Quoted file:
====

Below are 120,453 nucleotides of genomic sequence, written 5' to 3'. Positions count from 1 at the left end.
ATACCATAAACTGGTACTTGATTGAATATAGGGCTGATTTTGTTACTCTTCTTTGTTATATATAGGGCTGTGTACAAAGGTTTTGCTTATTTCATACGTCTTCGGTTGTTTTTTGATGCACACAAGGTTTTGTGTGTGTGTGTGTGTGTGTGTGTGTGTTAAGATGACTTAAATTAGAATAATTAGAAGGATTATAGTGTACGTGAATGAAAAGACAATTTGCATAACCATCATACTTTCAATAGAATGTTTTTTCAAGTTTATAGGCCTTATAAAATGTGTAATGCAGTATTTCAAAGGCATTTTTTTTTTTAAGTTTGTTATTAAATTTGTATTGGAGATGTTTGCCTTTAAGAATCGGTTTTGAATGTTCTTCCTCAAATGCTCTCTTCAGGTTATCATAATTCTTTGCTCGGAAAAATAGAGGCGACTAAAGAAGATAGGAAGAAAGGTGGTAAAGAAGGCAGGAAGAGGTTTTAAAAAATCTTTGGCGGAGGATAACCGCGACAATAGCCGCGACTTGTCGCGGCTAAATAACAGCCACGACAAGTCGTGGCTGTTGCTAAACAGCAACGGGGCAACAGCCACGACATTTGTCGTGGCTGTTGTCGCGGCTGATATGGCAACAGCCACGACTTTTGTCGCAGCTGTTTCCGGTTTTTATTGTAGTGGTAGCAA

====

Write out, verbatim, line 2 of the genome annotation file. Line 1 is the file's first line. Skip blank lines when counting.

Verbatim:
ATACCATAAACTGGTACTTGATTGAATATAGGGCTGATTTTGTTACTCTTCTTTGTTATATATAGGGCTGTGTACAAAGGTTTTGCTTATTTCATACGTCTTCGGTTGTTTTTTGATGCACACAAGGTTTTGTGTGTGTGTGTGTGTGTGTGTGTGTGTTAAGATGACTTAAATTAGAATAATTAGAAGGATTATAGTGTACGTGAATGAAAAGACAATTTGCATAACCATCATACTTTCAATAGAATGTTTTTTCAAGTTTATAGGCCTTATAAAATGTGTAATGCAGTATTTCAAAGGCATTTTTTTTTTTAAGTTTGTTATTAAATTTGTATTGGAGATGTTTGCCTTTAAGAATCGGTTTTGAATGTTCTTCCTCAAATGCTCTCTTCAGGTTATCATAATTCTTTGCTCGGAAAAATAGAGGCGACTAAAGAAGATAGGAAGAAAGGTGGTAAAGAAGGCAGGAAGAGGTTTTAAAAAATCTTTGGCGGAGGATAACCGCGACAATAGCCGCGACTTGTCGCGGCTAAATAACAGCCACGACAAGTCGTGGCTGTTGCTAAACAGCAACGGGGCAACAGCCACGACATTTGTCGTGGCTGTTGTCGCGGCTGATATGGCAACAGCCACGACTTTTGTCGCAGCTGTTTCCGGTTTTTATTGTAGTGGTAGCAA